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“Resident Aliens”

Locating Turkish American Literature Beyond Hyphenated American Fiction

Elena Furlanetto

Pages 181 - 202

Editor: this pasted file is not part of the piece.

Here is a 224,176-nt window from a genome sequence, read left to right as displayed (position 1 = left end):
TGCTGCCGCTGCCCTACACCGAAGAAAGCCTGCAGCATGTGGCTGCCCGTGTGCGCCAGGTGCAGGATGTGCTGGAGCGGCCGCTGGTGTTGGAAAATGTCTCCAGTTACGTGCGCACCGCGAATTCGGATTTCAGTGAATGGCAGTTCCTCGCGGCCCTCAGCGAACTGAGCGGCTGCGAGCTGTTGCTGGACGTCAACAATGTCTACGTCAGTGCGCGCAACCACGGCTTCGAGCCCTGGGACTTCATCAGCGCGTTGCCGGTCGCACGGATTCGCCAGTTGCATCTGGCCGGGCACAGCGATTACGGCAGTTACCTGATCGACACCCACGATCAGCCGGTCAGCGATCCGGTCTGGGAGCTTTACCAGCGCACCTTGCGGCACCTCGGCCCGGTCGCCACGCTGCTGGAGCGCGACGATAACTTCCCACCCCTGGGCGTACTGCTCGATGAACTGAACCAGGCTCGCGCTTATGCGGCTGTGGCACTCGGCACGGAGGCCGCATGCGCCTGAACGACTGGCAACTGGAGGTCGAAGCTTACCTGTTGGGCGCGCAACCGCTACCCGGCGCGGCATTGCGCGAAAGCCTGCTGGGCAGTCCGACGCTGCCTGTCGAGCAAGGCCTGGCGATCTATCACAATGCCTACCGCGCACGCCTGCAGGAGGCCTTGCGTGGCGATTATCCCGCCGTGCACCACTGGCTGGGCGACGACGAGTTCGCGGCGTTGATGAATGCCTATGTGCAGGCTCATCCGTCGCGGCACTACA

The notion of “Turkish-American Literature” has been employed to address the work of first- and second-generation migrants that went from Turkey to the United States, such as Shirin Devrim, Selma Ekrem, and Elif Batuman. This designation characterizes Turkish American literature as fiction written by Americans of Turkish descent and collocates it within the hyphenated canon of American literature. By laying emphasis on migration and life writing as the two essential features of binational writing, scholars of this field have denied the “Turkish American” status to works in English by Turkish authors who were neither born in the United States nor resided there permanently, but nevertheless succeeded in establishing a shared Turkish American literary universe without drawing from the repertoire of the American immigrant story. Their experience in the United States was often one of comings and goings, which led them to return to and settle in Istanbul. This article argues that the label of Turkish American literature can be extended beyond the sphere of immigrant life writing to works in English that do not qualify as what is generally understood as ethnic fiction. The texts examined in this article— Hadibe Edip’s autobiographical volume The Turkish Ordeal (1928), Guneli Gun’s ‚On the Road to Baghdad‘ (1991), and Elif Shafak’s ‚The Bastard of Istanbul‘ (2007)—qualify as Turkish American and are in fact of great relevance to American Studies because they engage in an intense dialogue with the United States on the level of form, content, and politics.


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